Now, celebrities need influencers to revive them, writes Naresh Gupta

Finding the right star for advertising a brand is often the most debated issue among brand managers. This debate is bigger than any other element of brand strategy. The movie star sometimes is the strategy. Yes, there are more familiar faces that consumers know, but nothing works like a name from the silver screen for our nation.

Yet, things seem to be changing; the cine stars seem to be losing some of their sheen and they aren’t able to create the same impact as they did a few years back.

About a year back, De’Longhi Coffee signed up actor Brad Pitt and released a rather indulgent one-minute long commercial about Pitt’s love for De’Longhi Coffee. The take-down of the commercial was brutal – the advertising press was not impressed by the effort at all, and the criticism the commercial faced was worth millions of dollars in bad press. Even the reputation of Brad Pitt was not enough to save the commercial.


We are witnessing similar things now in the Indian advertising industry. Earlier, using a celebrity allowed the brands to carefully build a series of gushing positive stories around them. This seems to be changing now, with the reputation of the actor adding or subtracting from the brand’s appeal.

What we are seeing is the decline of big stars and rise of small names, plus a host of influencers who have a massive social currency. Combine this with the fact that of late, Hindi cinema has not reaped a rich harvest at the box office, making the big stars seem smaller and devoid of their earlier sheen.

When a brand partners with the cinema star, it is looking at leveraging the popularity and status of the star. By association, the brand looks at becoming bigger than its competition, add a layer of invincibility to its appeal and drive an irrational desire to consume the brand.

this is even more relevant when the celebrity ambassador doesn’t have an obvious fit. There is celebrity, there is the brand and by association, the celebrity delivers more than the brand as its overall impact.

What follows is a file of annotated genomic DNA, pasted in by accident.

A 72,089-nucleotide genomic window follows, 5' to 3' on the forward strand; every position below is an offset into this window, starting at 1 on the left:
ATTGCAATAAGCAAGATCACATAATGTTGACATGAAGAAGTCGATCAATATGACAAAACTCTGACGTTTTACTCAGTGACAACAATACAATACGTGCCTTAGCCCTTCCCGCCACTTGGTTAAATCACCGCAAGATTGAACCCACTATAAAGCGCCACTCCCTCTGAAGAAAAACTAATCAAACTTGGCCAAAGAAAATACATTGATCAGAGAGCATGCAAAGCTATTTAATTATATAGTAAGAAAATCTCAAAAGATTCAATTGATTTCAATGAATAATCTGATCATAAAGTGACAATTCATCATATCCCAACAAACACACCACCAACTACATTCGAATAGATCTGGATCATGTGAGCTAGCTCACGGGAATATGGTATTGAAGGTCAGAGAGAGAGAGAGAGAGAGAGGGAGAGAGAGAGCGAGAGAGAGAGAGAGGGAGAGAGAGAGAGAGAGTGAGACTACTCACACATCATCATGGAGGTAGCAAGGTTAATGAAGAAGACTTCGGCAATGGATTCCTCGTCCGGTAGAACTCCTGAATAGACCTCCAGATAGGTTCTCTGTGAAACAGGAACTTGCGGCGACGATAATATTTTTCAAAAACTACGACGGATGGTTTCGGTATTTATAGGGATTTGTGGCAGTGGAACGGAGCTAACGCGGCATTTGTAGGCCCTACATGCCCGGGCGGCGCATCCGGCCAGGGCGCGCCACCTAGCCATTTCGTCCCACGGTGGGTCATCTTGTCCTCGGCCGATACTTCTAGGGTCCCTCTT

The second reason to sign a big cinema star is to cut through the clutter. There is a sense of recognition that only a cine star can deliver to a brand. The recognition is important when the brand measures the creative cut-through recall of its communications.


What has started to change and where may the issue lie?

The first thing that has happened is that the big stars are no longer the champions of the box office. Their own ability to create a following for themselves is now suspect. In the last one year, almost every big cine star has seen his/her films not do well at the box office.

The second is the rise of the small screen. Earlier, there was a clear divide between small screen and big screen. The whole gamut of cinema and TV have merged to create what we call OTT, and that has changed the way we consume the stars. Suddenly, the big ones are losing the battle to the small ones. The brands that built their strategy on the back of big stars are literally seeing stars!

The biggest change, actually, is the rise of new stars – a hybrid of big and small screen personalities, who deliver a far greater recognition, following and creative cut-through to brands. Brands are experimenting with these new celebrities by calling them influencersbut how long before the new faces become the bigger names?

Remember for every Brad Pitt, there’s Ryan Reynolds and his Aviation Gin. We are witnessing the rise of Slurp Farm, Epigamia and more, we are also witnessing the change in big star following and appeals.

I suspect even one big hit on the silver screen may slow down the change, but the change is bound to happen.

(The author is Co-founder and CSO, Bang in the Middle)

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